How to Choose the Best Credit Card for Travel

In the words of your favorite magician: “Pick a card, any card.”

Yes, it’s confusing.  There’s no shortage of information online about how to choose the best credit card for travel, or the best credit card for airmiles.  In fact, there’s so much information it can add to the confusion.  Some websites virtually drown you in information!  So, I’m gonna do something different here, and greatly simplify the process to cut to the chase.

Of course, as we’re talking about financial information, borrowing money etc, this is not financial advice, I’m simply sharing my own experience.  Be wise with your finances!

If you tend to travel a lot with a particular airline, consider signing up for the airline’s preferred credit card.  Usually, there are some unique benefits that make it worthwhile.

For example, Delta Airlines has partnered with American Express to offer a range of 3 credit cards (Gold, Platinum, Reserve) that include perks like a free companion ticket once a year, first bag checked free, Delta Sky Club lounge access, priority boarding, one free companion flight each year, bonus miles on purchases, and a faster path to gaining higher tier status with Delta, via their loyalty points system called MQM.  These cards have an annual fee of between $95 to $450.

If you tend to stay in a particular brand of hotel (the big ones are SPG, Marriott, Hilton, Hyatt, Wyndham, and IHG), consider signing up for the hotel group’s preferred credit card.  Again, there are often unique perks that are valuable to a regular guest.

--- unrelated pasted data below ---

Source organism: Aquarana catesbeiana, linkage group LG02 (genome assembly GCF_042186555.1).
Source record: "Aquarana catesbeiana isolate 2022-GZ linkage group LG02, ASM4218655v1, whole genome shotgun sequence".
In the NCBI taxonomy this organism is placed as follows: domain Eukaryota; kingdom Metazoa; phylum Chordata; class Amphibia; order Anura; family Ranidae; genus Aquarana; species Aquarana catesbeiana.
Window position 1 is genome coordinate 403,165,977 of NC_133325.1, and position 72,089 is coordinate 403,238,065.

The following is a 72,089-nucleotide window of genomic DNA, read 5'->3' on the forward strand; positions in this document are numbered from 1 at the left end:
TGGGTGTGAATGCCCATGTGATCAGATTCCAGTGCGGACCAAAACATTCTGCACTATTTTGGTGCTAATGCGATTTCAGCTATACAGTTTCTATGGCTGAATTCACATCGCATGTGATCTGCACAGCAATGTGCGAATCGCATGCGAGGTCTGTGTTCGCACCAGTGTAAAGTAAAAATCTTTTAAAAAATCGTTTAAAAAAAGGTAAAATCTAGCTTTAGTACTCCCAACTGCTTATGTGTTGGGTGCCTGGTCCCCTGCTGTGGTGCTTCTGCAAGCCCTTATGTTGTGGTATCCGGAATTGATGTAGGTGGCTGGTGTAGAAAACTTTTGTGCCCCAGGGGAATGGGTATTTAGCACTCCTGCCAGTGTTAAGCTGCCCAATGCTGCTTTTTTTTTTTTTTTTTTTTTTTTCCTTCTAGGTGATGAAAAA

For example, the Marriott Rewards program has partnered with Chase to offer a credit card that gives you bonus points when you use the card within the first 3 months of ownership.  In addition, you get automatic silver Elite status each year, late checkout, and the ability to earn bonus points on each stay.  There’s an annual fee of $85.

Look for a travel credit that allows you to earn and redeem points with many travel providers (airlines, hotels, car rental agencies).  When a card isn’t linked to a particular airline, you have more choices about how to use your points, which is a good thing!

Currently, the card many travel hackers are salivating over is the Chase Sapphire Preferred Card.  They key benefit is that it allows you to both collect and redeem a generous supply of points on a wide variety of travel industry related transactions.  Also, you get a big signup bonus of points, a$300 annual credit on travel purchases, free Priority Pass lounge access, no foreign transaction fees, a $100 reimbursement for a TSA Pre or Global Entry Application, car rental protection, and some nifty upgrade benefits with the National, Avis, and Silvercar car rental companies.

There is an annual fee of $95 for this card, but it’s waived during your first year.


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